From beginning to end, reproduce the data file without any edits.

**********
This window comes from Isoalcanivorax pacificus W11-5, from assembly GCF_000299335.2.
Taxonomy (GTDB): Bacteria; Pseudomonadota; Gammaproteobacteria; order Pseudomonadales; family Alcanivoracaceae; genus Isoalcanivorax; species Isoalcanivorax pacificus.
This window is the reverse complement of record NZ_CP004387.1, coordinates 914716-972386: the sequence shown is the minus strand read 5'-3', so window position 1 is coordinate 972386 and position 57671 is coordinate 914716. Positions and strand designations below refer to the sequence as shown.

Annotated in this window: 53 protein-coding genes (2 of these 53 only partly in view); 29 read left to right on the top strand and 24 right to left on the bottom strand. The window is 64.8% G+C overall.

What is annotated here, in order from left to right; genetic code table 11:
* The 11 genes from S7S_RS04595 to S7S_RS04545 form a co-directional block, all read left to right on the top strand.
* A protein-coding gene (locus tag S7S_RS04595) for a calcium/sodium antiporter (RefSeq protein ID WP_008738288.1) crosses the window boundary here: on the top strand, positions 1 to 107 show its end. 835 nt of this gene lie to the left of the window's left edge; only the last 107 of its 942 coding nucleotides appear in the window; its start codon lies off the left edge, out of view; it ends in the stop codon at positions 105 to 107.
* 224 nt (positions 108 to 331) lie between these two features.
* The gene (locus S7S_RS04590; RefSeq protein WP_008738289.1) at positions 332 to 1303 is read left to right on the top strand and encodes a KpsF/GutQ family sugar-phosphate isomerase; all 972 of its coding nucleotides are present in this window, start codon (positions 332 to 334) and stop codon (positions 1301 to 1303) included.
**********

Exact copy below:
This window comes from Isoalcanivorax pacificus W11-5, from assembly GCF_000299335.2.
Taxonomy (GTDB): Bacteria; Pseudomonadota; Gammaproteobacteria; order Pseudomonadales; family Alcanivoracaceae; genus Isoalcanivorax; species Isoalcanivorax pacificus.
This window is the reverse complement of record NZ_CP004387.1, coordinates 914716-972386: the sequence shown is the minus strand read 5'-3', so window position 1 is coordinate 972386 and position 57671 is coordinate 914716. Positions and strand designations below refer to the sequence as shown.

Annotated in this window: 53 protein-coding genes (2 of these 53 only partly in view); 29 read left to right on the top strand and 24 right to left on the bottom strand. The window is 64.8% G+C overall.

What is annotated here, in order from left to right; genetic code table 11:
* The 11 genes from S7S_RS04595 to S7S_RS04545 form a co-directional block, all read left to right on the top strand.
* A protein-coding gene (locus tag S7S_RS04595) for a calcium/sodium antiporter (RefSeq protein ID WP_008738288.1) crosses the window boundary here: on the top strand, positions 1 to 107 show its end. 835 nt of this gene lie to the left of the window's left edge; only the last 107 of its 942 coding nucleotides appear in the window; its start codon lies off the left edge, out of view; it ends in the stop codon at positions 105 to 107.
* 224 nt (positions 108 to 331) lie between these two features.
* The gene (locus S7S_RS04590; RefSeq protein WP_008738289.1) at positions 332 to 1303 is read left to right on the top strand and encodes a KpsF/GutQ family sugar-phosphate isomerase; all 972 of its coding nucleotides are present in this window, start codon (positions 332 to 334) and stop codon (positions 1301 to 1303) included.